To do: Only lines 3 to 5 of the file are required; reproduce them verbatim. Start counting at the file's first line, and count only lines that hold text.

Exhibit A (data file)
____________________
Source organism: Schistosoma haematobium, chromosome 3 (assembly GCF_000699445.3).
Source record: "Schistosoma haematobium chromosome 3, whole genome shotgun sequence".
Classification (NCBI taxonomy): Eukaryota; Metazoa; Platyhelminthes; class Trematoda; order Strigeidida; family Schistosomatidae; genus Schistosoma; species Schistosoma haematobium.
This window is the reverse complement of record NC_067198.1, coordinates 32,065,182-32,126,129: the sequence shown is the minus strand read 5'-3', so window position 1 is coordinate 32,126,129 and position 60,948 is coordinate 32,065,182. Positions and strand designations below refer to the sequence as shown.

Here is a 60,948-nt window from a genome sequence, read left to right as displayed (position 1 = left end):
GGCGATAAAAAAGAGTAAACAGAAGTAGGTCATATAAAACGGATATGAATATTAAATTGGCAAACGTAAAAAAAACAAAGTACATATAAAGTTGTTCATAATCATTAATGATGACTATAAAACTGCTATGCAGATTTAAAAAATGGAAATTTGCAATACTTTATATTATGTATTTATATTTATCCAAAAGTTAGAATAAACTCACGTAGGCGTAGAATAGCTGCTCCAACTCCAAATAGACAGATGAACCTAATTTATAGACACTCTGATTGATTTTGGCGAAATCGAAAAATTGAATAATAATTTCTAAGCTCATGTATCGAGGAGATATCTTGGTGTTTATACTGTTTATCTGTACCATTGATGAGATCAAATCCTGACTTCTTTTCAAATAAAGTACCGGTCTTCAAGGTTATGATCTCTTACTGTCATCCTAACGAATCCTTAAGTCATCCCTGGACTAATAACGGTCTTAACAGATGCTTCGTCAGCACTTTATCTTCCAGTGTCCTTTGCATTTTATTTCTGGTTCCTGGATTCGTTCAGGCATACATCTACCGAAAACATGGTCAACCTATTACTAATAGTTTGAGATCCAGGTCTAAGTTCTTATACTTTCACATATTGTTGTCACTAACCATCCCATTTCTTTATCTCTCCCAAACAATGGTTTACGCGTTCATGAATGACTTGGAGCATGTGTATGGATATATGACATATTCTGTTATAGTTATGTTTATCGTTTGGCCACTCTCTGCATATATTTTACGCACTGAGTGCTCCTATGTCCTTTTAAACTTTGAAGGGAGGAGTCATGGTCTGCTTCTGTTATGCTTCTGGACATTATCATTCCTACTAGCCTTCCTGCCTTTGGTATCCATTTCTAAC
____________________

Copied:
Classification (NCBI taxonomy): Eukaryota; Metazoa; Platyhelminthes; class Trematoda; order Strigeidida; family Schistosomatidae; genus Schistosoma; species Schistosoma haematobium.
This window is the reverse complement of record NC_067198.1, coordinates 32,065,182-32,126,129: the sequence shown is the minus strand read 5'-3', so window position 1 is coordinate 32,126,129 and position 60,948 is coordinate 32,065,182. Positions and strand designations below refer to the sequence as shown.

Here is a 60,948-nt window from a genome sequence, read left to right as displayed (position 1 = left end):